Reed Albergotti, formerly of The Washington Post, now writing for Semafor, in a piece with the clickbait headline “Apple’s Chinese Dream Is Over”:
China is also no longer cheap. Wages have skyrocketed, with the
average factory worker making $6 per hour on average in 2020,
up from less than a dollar in 2006. The average wage of a Chinese
factory worker will very soon surpass the U.S. federal minimum
wage. For comparison, the average rate for a Mexican factory
worker has stayed stagnant at $2 per hour.
If that isn’t the most damning thing I’ve read about the U.S. federal minimum wage, I don’t know what is.
If any company can make the monumental shift away from China, it’s
Apple. Its robust supply chain is the reason it was able to keep
output going after the 2011 flooding in Thailand disrupted
component makers. And it’s why Apple saw only minor product
shortages during the height of the pandemic. The chip
shortage that crippled Detroit automakers was a blip for Apple’s
But it will cost billions and take years.
The biggest question is whether it will be the same Apple when the
process is over. Will the new Apple be stronger and even more
resilient? Or will it be unable to recreate the magic of China’s
It’s a good take on Apple’s increasingly more uncomfortable reliance upon China, but I wouldn’t write about it in the past tense yet.
Bonus content: Albergotti’s bottom-of-the-column take on Elon Musk’s griping about the App Store:
Epic Games can probably commiserate. Musk’s complaint is a pivotal
factor in the antitrust lawsuit Epic filed against Apple in 2020.
A federal appeals court will soon rule on the case’s outcome.
Albergotti’s description omits the fact that last year’s initial ruling in Epic v. Apple was overwhelmingly in Apple’s favor, including ruling that the App Store does not constitute a monopoly. Anything can happen on appeal, of course, but I’m not aware of anyone serious who expects the appeals court to overturn anything significant in the case.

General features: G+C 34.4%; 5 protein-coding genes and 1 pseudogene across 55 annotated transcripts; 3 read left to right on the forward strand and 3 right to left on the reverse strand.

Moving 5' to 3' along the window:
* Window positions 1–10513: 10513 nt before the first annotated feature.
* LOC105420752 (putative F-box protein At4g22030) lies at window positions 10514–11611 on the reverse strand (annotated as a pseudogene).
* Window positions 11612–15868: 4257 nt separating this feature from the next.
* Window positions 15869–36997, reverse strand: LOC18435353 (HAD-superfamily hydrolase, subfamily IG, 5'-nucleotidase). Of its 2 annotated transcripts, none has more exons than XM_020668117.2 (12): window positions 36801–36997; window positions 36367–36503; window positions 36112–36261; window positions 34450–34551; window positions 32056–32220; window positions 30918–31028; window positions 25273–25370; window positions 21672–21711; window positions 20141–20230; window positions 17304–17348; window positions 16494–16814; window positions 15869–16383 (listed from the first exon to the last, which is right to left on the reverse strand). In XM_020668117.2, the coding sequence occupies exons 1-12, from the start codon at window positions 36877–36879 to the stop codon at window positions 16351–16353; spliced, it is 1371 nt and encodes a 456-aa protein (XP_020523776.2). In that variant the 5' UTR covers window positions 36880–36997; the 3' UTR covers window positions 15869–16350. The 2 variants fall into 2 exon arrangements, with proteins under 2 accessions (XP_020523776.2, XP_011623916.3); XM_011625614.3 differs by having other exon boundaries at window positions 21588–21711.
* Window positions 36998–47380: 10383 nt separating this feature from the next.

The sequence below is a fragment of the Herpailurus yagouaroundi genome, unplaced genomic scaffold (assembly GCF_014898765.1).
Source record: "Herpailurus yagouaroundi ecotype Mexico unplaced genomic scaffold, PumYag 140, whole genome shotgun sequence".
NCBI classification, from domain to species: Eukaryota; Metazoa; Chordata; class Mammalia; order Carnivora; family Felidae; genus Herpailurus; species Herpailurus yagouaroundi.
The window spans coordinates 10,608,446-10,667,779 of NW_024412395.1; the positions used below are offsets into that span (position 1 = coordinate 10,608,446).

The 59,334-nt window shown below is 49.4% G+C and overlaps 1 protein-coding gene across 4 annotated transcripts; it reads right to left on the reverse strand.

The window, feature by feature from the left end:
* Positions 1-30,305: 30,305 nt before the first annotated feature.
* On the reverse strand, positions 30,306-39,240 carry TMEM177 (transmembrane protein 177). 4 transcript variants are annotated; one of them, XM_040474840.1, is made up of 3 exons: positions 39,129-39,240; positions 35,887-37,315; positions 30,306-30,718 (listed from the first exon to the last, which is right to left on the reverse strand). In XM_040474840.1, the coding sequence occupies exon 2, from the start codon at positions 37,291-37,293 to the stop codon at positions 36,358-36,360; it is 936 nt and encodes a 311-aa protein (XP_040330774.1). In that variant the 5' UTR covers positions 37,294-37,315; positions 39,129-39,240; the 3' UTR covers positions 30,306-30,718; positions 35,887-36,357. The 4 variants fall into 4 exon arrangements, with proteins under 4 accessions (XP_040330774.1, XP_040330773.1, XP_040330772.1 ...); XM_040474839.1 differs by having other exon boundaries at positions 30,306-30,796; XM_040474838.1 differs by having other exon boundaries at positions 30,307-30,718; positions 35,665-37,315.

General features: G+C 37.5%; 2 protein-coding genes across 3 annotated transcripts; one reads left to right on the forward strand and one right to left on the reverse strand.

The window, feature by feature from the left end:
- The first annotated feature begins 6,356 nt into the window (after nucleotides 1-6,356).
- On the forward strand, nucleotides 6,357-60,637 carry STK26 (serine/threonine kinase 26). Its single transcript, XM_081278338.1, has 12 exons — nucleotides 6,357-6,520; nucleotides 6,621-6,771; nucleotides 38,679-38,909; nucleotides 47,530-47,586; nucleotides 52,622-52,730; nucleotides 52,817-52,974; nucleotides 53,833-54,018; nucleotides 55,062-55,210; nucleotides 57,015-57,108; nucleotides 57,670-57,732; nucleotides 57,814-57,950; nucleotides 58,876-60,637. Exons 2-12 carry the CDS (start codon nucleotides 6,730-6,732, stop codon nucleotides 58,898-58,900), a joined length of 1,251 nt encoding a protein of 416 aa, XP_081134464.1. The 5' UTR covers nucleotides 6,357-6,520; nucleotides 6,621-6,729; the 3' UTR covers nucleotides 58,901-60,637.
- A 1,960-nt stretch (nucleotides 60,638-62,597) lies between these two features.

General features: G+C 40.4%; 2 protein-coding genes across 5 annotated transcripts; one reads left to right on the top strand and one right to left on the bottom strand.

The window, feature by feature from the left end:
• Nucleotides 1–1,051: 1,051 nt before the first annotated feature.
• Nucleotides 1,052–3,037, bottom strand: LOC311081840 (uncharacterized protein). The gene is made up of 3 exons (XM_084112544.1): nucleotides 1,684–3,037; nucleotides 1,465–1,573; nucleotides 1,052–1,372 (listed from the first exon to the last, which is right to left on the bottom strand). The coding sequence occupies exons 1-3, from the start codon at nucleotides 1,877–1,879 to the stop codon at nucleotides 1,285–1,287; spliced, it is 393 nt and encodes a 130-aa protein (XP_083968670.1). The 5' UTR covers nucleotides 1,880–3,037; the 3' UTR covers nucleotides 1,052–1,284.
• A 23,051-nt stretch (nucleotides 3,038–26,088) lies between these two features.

European regulators also aren’t fans. They’ve forced Apple to get
rid of the proprietary Lightning charging port on its
phones and threatened to force Apple to open up iMessage
(goodbye green bubbles).
Again with the past tense for things that haven’t happened yet, like Apple shipping an iPhone without a proprietary charging/data port.
And the EU’s possible mandate for messaging service interoperability is technical nonsense that reminds of Hugo Rifkind impossible-to-beat description of Brexit: “The thing is, the best way to understand Theresa May’s predicament is to imagine that 52 percent of Britain had voted that the government should build a submarine out of cheese.”
But even if it were possible for Apple, WhatsApp, and whatever other services would fall under the EU’s mandate to comply, what would that have to do with the green bubbles Messages renders for SMS messages? SMS is an example of messaging service interop from Apple. If Apple somehow did connect Messages to WhatsApp, surely WhatsApp messages would be rendered in some color other than blue.